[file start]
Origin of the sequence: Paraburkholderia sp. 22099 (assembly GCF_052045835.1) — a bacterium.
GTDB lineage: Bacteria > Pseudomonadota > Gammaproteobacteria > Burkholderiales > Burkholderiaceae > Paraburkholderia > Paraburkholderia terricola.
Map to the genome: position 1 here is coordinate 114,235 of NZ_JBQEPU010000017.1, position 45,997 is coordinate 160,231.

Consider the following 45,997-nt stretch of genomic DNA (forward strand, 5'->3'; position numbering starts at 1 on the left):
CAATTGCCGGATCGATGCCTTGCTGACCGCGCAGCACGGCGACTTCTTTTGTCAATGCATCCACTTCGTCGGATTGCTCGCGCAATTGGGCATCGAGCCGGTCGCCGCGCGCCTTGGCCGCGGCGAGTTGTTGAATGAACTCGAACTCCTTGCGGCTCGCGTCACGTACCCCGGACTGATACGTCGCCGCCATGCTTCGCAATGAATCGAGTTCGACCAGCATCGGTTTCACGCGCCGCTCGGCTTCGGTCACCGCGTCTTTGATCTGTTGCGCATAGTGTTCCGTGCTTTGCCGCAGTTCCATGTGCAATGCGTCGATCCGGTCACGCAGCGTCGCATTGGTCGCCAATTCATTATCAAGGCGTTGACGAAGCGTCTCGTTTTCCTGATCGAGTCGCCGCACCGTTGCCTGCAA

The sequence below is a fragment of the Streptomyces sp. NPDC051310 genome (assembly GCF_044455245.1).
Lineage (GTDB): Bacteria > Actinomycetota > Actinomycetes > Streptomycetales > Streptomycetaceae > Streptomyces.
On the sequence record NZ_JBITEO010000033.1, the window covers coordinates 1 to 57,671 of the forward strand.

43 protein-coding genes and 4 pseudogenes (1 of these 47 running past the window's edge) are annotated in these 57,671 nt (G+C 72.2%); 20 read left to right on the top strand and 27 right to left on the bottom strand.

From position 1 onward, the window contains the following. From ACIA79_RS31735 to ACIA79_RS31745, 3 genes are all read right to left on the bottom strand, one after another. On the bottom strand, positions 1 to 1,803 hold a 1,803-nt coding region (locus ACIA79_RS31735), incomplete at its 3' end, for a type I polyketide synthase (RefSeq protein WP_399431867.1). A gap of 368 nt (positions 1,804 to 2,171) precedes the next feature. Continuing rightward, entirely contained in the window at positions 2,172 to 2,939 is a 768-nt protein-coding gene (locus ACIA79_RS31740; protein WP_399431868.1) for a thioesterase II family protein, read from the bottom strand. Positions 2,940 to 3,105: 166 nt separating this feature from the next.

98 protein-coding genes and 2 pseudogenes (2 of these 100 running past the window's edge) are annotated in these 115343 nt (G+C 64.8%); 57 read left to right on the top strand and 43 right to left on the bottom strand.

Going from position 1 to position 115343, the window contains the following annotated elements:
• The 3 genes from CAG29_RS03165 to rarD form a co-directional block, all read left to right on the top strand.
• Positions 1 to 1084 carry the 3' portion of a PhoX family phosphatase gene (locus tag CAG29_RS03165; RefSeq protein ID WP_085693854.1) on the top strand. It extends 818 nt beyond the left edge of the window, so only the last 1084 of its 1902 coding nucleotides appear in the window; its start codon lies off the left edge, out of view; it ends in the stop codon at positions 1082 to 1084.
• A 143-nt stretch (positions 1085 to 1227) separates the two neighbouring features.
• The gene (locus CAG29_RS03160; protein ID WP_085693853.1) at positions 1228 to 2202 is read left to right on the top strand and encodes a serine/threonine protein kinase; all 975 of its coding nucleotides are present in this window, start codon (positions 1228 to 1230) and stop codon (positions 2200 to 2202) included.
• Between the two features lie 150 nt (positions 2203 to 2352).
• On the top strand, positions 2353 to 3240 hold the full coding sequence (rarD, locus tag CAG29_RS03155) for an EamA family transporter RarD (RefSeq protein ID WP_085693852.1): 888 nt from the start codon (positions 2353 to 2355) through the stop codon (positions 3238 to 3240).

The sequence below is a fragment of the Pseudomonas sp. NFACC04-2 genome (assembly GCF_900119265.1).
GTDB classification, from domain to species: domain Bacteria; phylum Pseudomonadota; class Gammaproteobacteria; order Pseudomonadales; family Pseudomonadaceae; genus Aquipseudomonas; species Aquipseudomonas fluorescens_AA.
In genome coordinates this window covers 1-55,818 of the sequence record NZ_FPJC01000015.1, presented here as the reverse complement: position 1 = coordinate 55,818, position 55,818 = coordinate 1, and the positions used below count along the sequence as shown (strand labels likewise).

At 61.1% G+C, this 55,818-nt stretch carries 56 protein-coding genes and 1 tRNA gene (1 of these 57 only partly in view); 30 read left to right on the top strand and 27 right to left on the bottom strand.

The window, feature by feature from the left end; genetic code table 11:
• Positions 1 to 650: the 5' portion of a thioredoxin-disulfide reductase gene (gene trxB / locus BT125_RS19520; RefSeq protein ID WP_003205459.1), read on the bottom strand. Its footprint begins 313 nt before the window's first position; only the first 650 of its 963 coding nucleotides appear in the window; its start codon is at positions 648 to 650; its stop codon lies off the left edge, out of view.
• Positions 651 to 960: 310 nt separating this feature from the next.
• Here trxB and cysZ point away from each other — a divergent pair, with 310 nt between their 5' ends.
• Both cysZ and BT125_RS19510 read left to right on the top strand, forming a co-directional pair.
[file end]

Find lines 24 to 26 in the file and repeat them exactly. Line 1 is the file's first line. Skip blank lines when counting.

• Positions 1 to 650: the 5' portion of a thioredoxin-disulfide reductase gene (gene trxB / locus BT125_RS19520; RefSeq protein ID WP_003205459.1), read on the bottom strand. Its footprint begins 313 nt before the window's first position; only the first 650 of its 963 coding nucleotides appear in the window; its start codon is at positions 648 to 650; its stop codon lies off the left edge, out of view.
• Positions 651 to 960: 310 nt separating this feature from the next.
• Here trxB and cysZ point away from each other — a divergent pair, with 310 nt between their 5' ends.